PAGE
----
All in a Day's Sail

The wind is piping out of the southwest as we head for The Widows Cove just south of where Cape Cod Canal empties into Buzzards Bay. Our destination is less than a mile away, and we’ll have to cross Dry Ledge to reach it. The tide must be nearly full for us to clear the rocky entrance, but I’m determined to proceed. As the wind continues to blow, I consider slowing down to watch for breaking
Author:
Publish date:

The wind is piping out of the southwest as we head for The Widows Cove just south of where Cape Cod Canal empties into Buzzards Bay. Our destination is less than a mile away, and we’ll have to cross Dry Ledge to reach it. The tide must be nearly full for us to clear the rocky entrance, but I’m determined to proceed. As the wind continues to blow, I consider slowing down to watch for breaking waves, but a quick bearing shows we’ll be able to sneak through safely, so we sail on. The Bullseye races ahead.

I love sailing this Herreshoff. At 15ft 8in with a heavy keel, Solo moves quickly and steadily. When she tacks, the self-tending jib takes care of itself. She is a fillip of adventure with a tension that bridges “Think we can do it?” with “So what if we can’t?” Best of all, if we can’t, either my husband Michael or I just get out and push. It’s what I call a manageable amount of risk.

As we sail closer to the coast, I take a couple of quick tacks to get a better angle on the entrance. The tide is still rising, but the wind eases to a whisper when we get close. Michael sheets in and I steer for the narrow passage between underwater rocks. Nerve-jangling noises of wind and wave give way to soothing sounds of leaves and grasses. Once we’re in, Michael drops the little Danforth over the side. There’s a clank as the chain pays out, then a wild cry from shore in response. We turn to see a great blue heron fly off in distress. I apologize silently, as I appreciate quiet as much as the heron.

We eat sandwiches in the cockpit and reminisce about the time we managed to walk our 36ft centerboard sailboat Beachcomber into a mangrove-lined cove in the Bahamas. There we found this same sense of isolation and security, as if embraced by the shore.

A loud cry from an osprey overhead breaks the trance, reminding us that we are in The Widows Cove, in a keelboat, on a falling tide. Michael sits up, “We better get moving or we won’t get out of here until midnight.”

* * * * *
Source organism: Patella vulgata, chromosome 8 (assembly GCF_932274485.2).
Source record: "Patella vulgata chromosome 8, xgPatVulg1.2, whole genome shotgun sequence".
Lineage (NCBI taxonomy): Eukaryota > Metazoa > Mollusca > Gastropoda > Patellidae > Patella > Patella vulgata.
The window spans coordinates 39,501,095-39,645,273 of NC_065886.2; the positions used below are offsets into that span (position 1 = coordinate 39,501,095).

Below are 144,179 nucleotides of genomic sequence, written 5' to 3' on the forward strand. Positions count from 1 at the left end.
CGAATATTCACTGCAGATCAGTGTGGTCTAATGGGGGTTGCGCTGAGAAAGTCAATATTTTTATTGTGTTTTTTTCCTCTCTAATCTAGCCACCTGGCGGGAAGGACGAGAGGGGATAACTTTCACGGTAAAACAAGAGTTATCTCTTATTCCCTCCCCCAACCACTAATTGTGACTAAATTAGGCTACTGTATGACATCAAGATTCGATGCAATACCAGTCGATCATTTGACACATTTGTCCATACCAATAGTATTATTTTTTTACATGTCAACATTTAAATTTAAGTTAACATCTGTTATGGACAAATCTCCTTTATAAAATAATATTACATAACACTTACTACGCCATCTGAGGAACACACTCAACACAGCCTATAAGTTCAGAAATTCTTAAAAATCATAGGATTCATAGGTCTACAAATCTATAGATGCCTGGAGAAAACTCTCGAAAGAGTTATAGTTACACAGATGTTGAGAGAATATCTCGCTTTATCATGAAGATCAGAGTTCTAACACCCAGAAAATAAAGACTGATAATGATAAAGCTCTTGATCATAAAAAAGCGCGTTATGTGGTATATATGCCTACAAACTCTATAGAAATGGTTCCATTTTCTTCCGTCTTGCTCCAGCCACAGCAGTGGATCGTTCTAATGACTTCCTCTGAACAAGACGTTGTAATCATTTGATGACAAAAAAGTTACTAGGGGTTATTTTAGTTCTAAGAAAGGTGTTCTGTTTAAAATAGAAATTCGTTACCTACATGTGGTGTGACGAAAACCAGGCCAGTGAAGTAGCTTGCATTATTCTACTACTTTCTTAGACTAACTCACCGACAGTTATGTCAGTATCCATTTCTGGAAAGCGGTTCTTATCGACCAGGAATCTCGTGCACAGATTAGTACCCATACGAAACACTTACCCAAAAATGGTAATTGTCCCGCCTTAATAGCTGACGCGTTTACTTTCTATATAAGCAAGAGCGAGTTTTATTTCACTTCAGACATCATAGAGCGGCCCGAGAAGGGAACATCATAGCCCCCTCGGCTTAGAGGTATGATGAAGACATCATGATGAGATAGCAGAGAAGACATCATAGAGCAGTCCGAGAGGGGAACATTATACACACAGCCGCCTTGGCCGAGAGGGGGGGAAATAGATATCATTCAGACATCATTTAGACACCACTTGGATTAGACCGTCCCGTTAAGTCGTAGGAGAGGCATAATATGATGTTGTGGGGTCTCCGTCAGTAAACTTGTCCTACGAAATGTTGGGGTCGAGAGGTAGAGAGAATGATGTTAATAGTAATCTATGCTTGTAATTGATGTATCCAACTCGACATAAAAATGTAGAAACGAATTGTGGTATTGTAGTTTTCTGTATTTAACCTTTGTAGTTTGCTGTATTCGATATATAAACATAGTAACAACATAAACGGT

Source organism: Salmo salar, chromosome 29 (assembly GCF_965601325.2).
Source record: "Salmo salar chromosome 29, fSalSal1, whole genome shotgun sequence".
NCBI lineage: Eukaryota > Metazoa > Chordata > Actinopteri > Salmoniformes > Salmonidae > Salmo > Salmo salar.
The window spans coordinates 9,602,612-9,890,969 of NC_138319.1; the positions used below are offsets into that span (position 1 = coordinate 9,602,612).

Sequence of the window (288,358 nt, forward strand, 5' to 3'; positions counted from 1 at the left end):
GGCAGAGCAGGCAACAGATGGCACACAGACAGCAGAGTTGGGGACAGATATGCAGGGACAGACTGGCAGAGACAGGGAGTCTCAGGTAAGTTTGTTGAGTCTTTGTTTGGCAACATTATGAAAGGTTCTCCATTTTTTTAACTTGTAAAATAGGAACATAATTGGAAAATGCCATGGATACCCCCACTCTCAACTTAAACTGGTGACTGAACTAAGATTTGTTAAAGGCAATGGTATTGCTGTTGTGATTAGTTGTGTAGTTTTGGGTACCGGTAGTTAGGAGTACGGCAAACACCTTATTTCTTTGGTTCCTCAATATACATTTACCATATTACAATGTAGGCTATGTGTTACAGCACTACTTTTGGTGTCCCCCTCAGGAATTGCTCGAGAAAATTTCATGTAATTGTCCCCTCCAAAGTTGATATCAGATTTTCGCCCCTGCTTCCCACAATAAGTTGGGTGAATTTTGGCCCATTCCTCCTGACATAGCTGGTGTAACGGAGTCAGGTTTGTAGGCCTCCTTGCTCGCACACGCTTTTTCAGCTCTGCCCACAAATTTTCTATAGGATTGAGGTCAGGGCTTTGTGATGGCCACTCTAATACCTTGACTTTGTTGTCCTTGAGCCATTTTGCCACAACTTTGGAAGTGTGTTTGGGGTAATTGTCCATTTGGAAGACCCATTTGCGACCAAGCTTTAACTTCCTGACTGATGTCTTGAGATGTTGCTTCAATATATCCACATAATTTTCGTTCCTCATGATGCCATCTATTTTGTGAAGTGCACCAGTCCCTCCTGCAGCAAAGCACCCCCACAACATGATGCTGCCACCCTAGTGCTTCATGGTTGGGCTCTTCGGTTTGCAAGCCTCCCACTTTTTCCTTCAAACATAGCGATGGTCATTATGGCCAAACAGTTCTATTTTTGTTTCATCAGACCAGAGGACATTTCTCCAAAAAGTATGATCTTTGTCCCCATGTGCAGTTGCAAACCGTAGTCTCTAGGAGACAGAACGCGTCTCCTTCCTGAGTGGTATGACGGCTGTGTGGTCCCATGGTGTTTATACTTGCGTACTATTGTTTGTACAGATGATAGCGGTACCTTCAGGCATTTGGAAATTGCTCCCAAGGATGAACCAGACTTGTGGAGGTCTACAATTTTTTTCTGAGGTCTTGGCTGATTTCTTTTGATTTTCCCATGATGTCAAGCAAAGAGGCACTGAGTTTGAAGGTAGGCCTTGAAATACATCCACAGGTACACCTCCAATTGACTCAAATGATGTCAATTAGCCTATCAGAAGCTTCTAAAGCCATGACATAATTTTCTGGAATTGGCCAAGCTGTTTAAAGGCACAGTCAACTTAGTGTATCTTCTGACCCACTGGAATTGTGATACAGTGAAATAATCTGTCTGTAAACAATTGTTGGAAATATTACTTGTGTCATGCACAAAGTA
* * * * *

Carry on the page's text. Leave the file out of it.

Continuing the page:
I look around and realize the tide has been falling for a while. Rocks are poking through the surface of the water at the entrance, making the channel look too narrow to sail through, but still too deep to walk through. Michael weighs anchor, and we sail for the channel. Too late. Solo comes up hard on the rocks.

We jump overboard, stumbling to find our footing, and begin heeling Solo over. The wind helps us as we push and pull. “You’ll never get out of here!” somebody calls out from shore. But neither Michael nor I give him so much as a glance.

Michael lunges for the halyard, gives it a pull, and the boat floats free. The tide starts to carry her out and we begin swimming frantically to catch up and climb aboard. Michael uses the same halyard to pull himself up while I cling to the side. “You guys should buy a chart! Ever heard of a centerboard boat?” the voice on shore continues. Solo responds by racing forward between the last of the boulders, after which Michael luffs into the wind and I heave myself aboard, grinning. Sailing away I feel mighty pleased at having proved the Voice of Discouragement wrong.

Five minutes later we’re dropping anchor in the cove’s outer bay. From here we can get ashore for a walk on the beach of Stony Point Dyke, the westerly breakwater along the approach to Cape Cod Canal. I ease my legs over and slide off the gunwale into the freezing cold water. Balanced on tiptoes like ballerinas, we make our way to the beach. Willets, nesting in the grasses, cry out as they swoop back and forth. I look over my shoulder at the boat, then forward toward the marshy nesting ground, and appreciate this verge between the land and sea.